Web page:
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Kenneth G. Hartman

Security Consultant,  
Forensic Analyst & 
Certified SANS Instructor

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The US Federal Government requires that its agencies protect sensitive, but unclassified information using cryptographic modules that have been validated to Federal Information Processing (FIPS) Standard 140-2 “Security Requirements for Cryptographic Modules.” This standard replaced its predecessor, FIPS 140-1. In this context, the term “validated” means tested by accredited testing organizations to demonstrate that the module itself provides a specific level of security assurance.

To fully understand what FIPS 140-2 validation of a particular security product, it is important to understand the contextual meaning of “module” as defined by the standard:

Cryptographic module: the set of hardware, software, and/or firmware that implements approved security functions (including cryptographic algorithms and key generation) and is contained within the cryptographic boundary.</em>

In the field of information security, the concept of a security boundary is of vital importance. Security is assurance (to a specific level) is only offered within a specific, defined boundary. In other words, if a certain HSM has FIPS 140-2 validation it can be trusted to perform its cryptographic functions securely within the limits of the defined level of security. However, it is still possible to implement an HSM in an insecure manner making the FIPS 140-2 validation misleading to a layman who does not understand the limitations of the validation. The Overview section of the standard even contains the following caveat:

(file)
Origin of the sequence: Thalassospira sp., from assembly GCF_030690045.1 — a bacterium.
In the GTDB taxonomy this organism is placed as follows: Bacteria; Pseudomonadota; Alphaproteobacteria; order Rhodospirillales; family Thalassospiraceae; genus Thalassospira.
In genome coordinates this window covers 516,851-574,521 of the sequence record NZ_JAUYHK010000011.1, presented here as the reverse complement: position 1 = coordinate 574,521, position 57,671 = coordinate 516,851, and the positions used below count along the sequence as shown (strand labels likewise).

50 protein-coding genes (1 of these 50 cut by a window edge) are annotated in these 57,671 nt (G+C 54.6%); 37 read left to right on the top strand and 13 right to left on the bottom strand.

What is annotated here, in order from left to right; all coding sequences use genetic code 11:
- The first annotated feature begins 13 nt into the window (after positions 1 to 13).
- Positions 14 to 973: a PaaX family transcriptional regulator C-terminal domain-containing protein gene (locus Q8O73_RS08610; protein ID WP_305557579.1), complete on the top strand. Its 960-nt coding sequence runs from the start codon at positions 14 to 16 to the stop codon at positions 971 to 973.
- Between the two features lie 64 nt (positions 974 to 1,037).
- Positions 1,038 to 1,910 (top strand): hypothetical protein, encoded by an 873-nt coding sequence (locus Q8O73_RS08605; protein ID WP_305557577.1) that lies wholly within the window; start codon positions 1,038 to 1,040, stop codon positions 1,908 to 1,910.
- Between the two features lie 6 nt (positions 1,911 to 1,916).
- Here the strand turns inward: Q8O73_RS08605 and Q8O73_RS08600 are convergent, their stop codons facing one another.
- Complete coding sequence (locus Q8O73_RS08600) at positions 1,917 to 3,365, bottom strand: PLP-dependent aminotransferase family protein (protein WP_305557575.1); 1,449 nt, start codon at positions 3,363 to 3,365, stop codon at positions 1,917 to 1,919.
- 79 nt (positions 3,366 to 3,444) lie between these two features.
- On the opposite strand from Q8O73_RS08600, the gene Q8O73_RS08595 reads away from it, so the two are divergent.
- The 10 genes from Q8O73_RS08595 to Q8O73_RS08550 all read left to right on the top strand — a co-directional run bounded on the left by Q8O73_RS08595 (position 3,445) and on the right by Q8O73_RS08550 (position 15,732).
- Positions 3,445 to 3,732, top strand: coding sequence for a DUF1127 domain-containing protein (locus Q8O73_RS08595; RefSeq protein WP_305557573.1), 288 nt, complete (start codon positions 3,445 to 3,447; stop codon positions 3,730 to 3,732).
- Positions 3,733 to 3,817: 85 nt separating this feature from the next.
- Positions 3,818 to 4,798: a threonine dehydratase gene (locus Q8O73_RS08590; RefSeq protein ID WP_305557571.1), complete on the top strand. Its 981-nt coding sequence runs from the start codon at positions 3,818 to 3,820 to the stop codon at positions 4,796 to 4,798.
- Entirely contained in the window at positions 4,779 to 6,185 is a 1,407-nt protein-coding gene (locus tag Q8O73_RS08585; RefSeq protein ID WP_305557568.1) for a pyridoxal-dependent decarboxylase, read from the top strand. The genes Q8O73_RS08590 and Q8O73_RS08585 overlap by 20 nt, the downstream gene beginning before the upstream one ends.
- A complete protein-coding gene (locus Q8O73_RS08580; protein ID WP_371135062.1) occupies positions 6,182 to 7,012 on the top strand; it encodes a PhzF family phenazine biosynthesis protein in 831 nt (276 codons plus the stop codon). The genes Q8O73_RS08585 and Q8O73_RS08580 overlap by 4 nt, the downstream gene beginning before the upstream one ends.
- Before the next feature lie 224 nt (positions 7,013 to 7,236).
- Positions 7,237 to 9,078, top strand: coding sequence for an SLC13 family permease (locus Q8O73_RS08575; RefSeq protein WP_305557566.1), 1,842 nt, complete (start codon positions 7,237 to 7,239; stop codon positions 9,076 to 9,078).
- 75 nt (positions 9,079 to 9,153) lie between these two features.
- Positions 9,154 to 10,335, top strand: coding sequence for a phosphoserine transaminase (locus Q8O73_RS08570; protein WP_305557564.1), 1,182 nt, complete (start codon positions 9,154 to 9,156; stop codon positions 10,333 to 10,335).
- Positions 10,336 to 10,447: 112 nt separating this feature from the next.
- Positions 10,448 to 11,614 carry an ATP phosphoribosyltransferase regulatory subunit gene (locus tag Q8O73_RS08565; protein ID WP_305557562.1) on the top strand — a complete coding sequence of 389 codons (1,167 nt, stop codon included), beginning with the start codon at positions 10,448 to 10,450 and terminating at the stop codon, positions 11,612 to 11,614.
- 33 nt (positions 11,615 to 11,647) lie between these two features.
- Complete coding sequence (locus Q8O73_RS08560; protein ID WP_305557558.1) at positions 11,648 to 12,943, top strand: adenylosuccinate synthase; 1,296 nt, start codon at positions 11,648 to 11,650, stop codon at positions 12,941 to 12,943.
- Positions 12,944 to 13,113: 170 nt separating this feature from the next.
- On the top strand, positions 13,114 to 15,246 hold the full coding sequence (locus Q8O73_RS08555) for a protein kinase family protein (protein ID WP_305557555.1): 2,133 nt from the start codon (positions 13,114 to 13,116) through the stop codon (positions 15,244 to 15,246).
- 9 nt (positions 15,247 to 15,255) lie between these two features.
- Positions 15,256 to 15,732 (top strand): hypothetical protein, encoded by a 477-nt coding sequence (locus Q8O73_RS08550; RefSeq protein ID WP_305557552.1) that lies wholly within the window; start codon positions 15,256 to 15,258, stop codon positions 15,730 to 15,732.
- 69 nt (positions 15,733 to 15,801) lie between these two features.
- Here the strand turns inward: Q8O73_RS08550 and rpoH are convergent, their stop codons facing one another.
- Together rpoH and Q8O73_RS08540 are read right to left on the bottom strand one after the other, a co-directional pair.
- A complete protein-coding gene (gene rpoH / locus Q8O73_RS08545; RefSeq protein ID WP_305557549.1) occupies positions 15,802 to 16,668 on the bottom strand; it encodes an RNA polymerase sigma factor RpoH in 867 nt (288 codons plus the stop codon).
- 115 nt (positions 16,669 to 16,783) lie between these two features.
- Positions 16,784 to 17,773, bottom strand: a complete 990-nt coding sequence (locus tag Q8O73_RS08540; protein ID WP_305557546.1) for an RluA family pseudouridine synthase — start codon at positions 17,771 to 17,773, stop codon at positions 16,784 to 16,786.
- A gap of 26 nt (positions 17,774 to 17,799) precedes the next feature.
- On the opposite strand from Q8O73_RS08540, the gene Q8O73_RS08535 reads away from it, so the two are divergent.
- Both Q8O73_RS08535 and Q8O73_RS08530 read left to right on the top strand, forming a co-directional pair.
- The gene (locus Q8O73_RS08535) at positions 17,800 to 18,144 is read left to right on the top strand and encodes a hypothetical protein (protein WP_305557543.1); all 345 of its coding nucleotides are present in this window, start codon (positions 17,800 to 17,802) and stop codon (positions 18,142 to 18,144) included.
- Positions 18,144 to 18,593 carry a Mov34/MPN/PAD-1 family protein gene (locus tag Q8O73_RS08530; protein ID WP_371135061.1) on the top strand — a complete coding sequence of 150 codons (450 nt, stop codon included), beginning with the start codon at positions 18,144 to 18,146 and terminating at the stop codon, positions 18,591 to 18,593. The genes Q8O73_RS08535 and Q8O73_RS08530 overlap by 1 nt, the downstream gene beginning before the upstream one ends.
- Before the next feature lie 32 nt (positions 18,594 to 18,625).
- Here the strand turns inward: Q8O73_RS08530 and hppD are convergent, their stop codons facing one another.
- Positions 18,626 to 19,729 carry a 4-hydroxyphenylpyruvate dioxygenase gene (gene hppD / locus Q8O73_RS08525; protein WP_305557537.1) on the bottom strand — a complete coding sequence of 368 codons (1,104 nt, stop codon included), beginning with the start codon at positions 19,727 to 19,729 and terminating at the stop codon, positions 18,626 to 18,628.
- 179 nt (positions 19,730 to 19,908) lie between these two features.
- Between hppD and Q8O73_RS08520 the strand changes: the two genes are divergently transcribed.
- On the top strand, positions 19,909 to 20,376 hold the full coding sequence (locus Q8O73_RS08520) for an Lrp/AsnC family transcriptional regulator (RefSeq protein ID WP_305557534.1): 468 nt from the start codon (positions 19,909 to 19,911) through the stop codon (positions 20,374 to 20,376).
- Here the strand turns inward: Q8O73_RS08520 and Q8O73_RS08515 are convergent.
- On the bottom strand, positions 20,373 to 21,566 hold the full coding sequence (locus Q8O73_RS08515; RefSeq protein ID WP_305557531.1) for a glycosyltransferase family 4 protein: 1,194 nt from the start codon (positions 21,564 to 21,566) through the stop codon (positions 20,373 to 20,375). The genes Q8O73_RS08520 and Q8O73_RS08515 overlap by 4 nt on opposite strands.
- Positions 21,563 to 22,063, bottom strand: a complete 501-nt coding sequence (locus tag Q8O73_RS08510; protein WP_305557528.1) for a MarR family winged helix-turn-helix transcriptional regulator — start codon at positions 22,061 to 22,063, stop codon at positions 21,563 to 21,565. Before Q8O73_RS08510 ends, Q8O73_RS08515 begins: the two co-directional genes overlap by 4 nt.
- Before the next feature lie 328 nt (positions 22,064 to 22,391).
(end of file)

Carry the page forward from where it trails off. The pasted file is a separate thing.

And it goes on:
Similarly, the use of a validated cryptographic module in a computer or telecommunications system is not sufficient to ensure the security of the overall system.

Discussions regarding FIPS 140-2 typically involve a determination of what level of security is appropriate. The FIPS 140-2 Standard defines four different levels:

  • Security Level 1 – This is the lowest level of security. While only approved security functions or algorithms may be used there are no specific physical security requirements. This security level allows the cryptographic module to be implemented in software. The standard reads, “Security Level 1 allows the software and firmware components of a cryptographic module to be executed on a general purpose computing system using an unevaluated operating system.”

  • Security Level 2 – Requires tamper-evidence as a physical security measure. This is typically implemented by using special coatings or seals of physical boundary of the security module. In addition, the operating system must meet the specified Common Criteria Protection Profiles listed in the Standard’s Annex B. As a result of these requirements the security module must take on a specific form factor and is listed as a specific product on the list maintained by NIST. Security Level 2 also requires role-based authentication.

  • Security Level 3 – Attempts to thwart an attacker from obtaining the plaintext secrets (called “critical security parameters” by the standard) by securely wiping the memory when the module is tampered with. Level 3 requires that the plaintext secrets moved in or out of the cryptographic module use a trusted path to protect their integrity and confidentiality.

  • Security Level 4–This is the highest and most rigorous level of security and is suitable for operation in physically unprotected environments. The goal at this security level is to detect and thwart all manner of physical access attempts, including manipulations of voltage or temperature, destroying the secrets if necessary.

The four different levels of security allow the data owner to determine the level of security that is warranted based on the data’s classification and the threat model. Additional security comes at an increasing cost. Since it is expensive for the device manufacturers to obtain FIPS 140-2 validation for each product, this expense is baked into the cost of the unit.